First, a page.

Tony Allen described why earning a ‘Tommy Point’ was so special

"I send my condolences, man. Rest up, king."

Tony Allen (center) and teammate Glen Davis contest a Kobe Bryant jumper in Game 7 of the 2010 NBA Finals. Jim Davis/Globe Staff

When Tony Allen turned in a strong performance for the Celtics, he would often go home and watch the end of the game on replay with a specific question in mind: Did he get the “Tommy Award” that night?

“The more Tommy Heinsohn awards you get, it pretty much validates you,” Allen said Wednesday on the “Chris Vernon Show.”

Heinsohn, who died earlier this week at age 86, distributed the award to the player who showed the most hustle, grit, and determination throughout a given game. Allen said he tried to play hard enough each night to know that he was going to get the award.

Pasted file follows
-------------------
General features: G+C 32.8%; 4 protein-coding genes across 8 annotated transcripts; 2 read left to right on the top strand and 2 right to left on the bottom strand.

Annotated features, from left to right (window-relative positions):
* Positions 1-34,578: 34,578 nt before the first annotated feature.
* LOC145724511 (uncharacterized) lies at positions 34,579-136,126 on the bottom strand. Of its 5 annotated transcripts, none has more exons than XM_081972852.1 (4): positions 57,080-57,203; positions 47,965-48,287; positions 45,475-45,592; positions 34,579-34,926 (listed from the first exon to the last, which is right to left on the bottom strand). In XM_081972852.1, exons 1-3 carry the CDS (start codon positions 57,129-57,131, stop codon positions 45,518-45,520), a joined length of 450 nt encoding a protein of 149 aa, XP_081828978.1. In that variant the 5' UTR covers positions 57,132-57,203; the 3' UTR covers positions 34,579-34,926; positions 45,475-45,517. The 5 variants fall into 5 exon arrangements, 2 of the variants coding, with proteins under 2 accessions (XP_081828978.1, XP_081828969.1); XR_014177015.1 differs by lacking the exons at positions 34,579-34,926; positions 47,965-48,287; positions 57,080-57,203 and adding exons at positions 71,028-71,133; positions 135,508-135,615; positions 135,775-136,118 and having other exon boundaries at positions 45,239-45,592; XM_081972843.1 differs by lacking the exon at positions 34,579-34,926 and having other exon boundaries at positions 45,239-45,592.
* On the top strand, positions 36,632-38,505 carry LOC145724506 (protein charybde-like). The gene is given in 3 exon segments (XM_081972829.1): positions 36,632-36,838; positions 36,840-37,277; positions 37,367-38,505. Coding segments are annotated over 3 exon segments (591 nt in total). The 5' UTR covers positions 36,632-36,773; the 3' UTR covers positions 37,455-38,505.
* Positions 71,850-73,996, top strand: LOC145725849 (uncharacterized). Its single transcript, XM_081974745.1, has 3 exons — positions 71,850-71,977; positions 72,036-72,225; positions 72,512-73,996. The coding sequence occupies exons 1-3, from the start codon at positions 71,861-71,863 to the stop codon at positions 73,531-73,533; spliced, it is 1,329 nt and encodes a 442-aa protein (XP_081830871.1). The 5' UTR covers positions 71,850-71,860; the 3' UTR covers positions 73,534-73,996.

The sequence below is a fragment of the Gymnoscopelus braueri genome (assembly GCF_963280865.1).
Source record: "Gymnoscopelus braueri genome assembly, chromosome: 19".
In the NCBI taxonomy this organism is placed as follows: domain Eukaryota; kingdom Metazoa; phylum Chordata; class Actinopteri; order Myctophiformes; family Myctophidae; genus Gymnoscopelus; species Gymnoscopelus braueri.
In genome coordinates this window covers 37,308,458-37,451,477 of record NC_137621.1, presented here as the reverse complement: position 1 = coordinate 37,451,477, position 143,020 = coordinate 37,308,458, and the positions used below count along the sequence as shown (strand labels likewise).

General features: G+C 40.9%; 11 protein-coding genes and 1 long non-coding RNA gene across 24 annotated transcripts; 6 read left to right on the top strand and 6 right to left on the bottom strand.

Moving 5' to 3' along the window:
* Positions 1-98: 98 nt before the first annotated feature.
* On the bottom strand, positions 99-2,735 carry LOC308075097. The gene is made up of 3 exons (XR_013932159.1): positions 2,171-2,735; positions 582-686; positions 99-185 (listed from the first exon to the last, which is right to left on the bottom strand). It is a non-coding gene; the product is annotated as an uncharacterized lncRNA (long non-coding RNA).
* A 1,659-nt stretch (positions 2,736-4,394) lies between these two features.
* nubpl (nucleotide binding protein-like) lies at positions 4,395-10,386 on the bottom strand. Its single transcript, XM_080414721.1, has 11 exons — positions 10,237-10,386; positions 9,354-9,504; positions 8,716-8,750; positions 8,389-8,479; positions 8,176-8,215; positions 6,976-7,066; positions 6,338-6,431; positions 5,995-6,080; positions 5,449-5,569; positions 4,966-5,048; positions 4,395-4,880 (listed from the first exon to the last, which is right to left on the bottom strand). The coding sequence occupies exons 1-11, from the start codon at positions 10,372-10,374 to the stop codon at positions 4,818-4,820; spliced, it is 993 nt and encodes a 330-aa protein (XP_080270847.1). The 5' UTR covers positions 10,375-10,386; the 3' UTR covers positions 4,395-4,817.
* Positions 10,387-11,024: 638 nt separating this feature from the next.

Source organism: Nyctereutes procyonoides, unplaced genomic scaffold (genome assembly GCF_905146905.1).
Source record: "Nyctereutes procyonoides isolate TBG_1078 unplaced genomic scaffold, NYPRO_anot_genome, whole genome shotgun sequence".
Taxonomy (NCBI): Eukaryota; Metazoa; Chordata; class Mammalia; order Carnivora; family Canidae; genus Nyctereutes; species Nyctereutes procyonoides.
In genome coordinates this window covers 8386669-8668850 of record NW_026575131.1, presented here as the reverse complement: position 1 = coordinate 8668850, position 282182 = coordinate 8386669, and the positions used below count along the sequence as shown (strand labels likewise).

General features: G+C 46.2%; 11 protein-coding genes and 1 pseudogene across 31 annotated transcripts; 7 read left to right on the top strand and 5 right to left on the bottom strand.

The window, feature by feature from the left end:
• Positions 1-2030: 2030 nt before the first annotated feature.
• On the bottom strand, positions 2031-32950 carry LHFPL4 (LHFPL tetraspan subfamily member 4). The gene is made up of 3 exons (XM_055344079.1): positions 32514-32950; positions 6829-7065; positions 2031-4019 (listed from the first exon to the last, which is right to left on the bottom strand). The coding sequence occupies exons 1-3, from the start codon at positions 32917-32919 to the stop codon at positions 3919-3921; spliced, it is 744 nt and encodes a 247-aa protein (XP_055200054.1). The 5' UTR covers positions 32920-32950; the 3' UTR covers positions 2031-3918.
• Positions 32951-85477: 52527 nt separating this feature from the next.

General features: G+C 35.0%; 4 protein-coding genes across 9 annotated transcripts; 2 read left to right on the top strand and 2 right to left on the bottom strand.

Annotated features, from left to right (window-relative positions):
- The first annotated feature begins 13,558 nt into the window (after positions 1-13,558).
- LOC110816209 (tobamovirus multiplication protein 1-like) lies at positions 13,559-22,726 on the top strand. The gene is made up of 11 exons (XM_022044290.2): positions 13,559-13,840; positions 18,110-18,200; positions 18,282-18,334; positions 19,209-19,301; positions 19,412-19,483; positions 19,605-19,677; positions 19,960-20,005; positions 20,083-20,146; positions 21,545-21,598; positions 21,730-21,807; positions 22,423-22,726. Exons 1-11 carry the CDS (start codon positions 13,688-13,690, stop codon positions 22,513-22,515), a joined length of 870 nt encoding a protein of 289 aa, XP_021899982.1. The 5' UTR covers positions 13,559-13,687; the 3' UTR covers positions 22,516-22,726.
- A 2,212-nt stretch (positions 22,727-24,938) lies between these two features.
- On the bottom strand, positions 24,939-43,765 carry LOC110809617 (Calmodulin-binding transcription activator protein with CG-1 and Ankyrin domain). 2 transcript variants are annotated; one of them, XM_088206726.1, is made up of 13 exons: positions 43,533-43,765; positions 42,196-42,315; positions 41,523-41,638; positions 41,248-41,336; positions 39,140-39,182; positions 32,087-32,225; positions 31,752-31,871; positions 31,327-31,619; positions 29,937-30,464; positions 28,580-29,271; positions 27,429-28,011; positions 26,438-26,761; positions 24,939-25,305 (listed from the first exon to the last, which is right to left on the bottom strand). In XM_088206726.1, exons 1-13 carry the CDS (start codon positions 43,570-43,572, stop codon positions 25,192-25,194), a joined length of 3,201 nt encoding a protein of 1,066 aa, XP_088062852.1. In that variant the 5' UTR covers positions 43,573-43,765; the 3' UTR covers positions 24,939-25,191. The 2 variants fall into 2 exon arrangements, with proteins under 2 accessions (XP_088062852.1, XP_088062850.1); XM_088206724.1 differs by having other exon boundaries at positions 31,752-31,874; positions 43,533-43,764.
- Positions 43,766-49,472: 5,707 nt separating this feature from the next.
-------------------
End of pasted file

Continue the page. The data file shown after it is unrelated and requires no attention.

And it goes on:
He finished his career with 45 “Tommy Awards” – which currently puts him sixth all-time since its origin in the early-2000s – behind only Paul Pierce (139), Rajon Rondo (100), Kevin Garnett (56), Marcus Smart (54), and Ray Allen (50).

The late Heinsohn also doled out “Tommy Points” during games, and Allen – a player who consistently prided himself on his defense and energy – was always fired up when he got one.

“I got so many ‘Tommy Points’ from that man,” Allen said, pounding his chest. “You always looked for a ‘Tommy Point.’ Any Celtic that ever played in a Celtic uniform always was thankful for a ‘Tommy Point.'”

Allen, who played with the Celtics from 2004-2010 and was a key member of the 2008 championship team, said Heinsohn used to approach him in passing and look at him as though he was about to say something mean. Then Heinsohn would pat him on the back, Allen said, and tell him to keep working hard.


He gave Heinsohn a shout-out on the “Chris Vernon Show” and praised him for the effect he had on his life.

“I send my condolences, man,” Allen said. “Rest up, king.”

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